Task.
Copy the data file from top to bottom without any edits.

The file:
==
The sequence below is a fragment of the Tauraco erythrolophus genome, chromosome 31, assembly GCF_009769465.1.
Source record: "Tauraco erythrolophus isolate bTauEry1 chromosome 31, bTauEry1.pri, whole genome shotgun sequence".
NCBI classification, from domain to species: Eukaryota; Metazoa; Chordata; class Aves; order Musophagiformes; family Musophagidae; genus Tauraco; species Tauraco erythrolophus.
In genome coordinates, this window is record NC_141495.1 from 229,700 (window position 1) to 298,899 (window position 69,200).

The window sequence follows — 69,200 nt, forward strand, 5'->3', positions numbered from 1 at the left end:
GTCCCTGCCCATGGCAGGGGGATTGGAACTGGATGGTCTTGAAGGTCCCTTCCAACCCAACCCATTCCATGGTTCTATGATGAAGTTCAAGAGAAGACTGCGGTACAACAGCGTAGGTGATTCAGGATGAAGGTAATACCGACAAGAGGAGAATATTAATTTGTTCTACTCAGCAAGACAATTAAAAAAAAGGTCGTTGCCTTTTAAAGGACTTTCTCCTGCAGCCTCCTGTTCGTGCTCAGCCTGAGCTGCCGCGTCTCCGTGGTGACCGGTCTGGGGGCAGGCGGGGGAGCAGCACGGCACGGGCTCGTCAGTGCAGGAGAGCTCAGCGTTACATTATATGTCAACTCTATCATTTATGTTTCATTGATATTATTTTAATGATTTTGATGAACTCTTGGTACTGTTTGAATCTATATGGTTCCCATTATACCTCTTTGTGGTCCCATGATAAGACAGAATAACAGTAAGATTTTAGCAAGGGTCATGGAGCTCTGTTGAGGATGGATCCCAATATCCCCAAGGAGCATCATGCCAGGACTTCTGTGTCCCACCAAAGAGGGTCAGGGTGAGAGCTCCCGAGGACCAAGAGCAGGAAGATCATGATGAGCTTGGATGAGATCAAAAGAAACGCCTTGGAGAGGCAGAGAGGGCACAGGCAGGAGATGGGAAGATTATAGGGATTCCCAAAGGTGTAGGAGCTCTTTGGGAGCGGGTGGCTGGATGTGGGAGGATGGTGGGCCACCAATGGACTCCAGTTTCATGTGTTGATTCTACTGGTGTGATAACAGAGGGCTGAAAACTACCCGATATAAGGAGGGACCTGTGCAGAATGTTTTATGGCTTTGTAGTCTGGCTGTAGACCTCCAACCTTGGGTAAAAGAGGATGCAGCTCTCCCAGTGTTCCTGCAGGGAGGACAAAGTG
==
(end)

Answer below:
The sequence below is a fragment of the Tauraco erythrolophus genome, chromosome 31, assembly GCF_009769465.1.
Source record: "Tauraco erythrolophus isolate bTauEry1 chromosome 31, bTauEry1.pri, whole genome shotgun sequence".
NCBI classification, from domain to species: Eukaryota; Metazoa; Chordata; class Aves; order Musophagiformes; family Musophagidae; genus Tauraco; species Tauraco erythrolophus.
In genome coordinates, this window is record NC_141495.1 from 229,700 (window position 1) to 298,899 (window position 69,200).

The window sequence follows — 69,200 nt, forward strand, 5'->3', positions numbered from 1 at the left end:
GTCCCTGCCCATGGCAGGGGGATTGGAACTGGATGGTCTTGAAGGTCCCTTCCAACCCAACCCATTCCATGGTTCTATGATGAAGTTCAAGAGAAGACTGCGGTACAACAGCGTAGGTGATTCAGGATGAAGGTAATACCGACAAGAGGAGAATATTAATTTGTTCTACTCAGCAAGACAATTAAAAAAAAGGTCGTTGCCTTTTAAAGGACTTTCTCCTGCAGCCTCCTGTTCGTGCTCAGCCTGAGCTGCCGCGTCTCCGTGGTGACCGGTCTGGGGGCAGGCGGGGGAGCAGCACGGCACGGGCTCGTCAGTGCAGGAGAGCTCAGCGTTACATTATATGTCAACTCTATCATTTATGTTTCATTGATATTATTTTAATGATTTTGATGAACTCTTGGTACTGTTTGAATCTATATGGTTCCCATTATACCTCTTTGTGGTCCCATGATAAGACAGAATAACAGTAAGATTTTAGCAAGGGTCATGGAGCTCTGTTGAGGATGGATCCCAATATCCCCAAGGAGCATCATGCCAGGACTTCTGTGTCCCACCAAAGAGGGTCAGGGTGAGAGCTCCCGAGGACCAAGAGCAGGAAGATCATGATGAGCTTGGATGAGATCAAAAGAAACGCCTTGGAGAGGCAGAGAGGGCACAGGCAGGAGATGGGAAGATTATAGGGATTCCCAAAGGTGTAGGAGCTCTTTGGGAGCGGGTGGCTGGATGTGGGAGGATGGTGGGCCACCAATGGACTCCAGTTTCATGTGTTGATTCTACTGGTGTGATAACAGAGGGCTGAAAACTACCCGATATAAGGAGGGACCTGTGCAGAATGTTTTATGGCTTTGTAGTCTGGCTGTAGACCTCCAACCTTGGGTAAAAGAGGATGCAGCTCTCCCAGTGTTCCTGCAGGGAGGACAAAGTG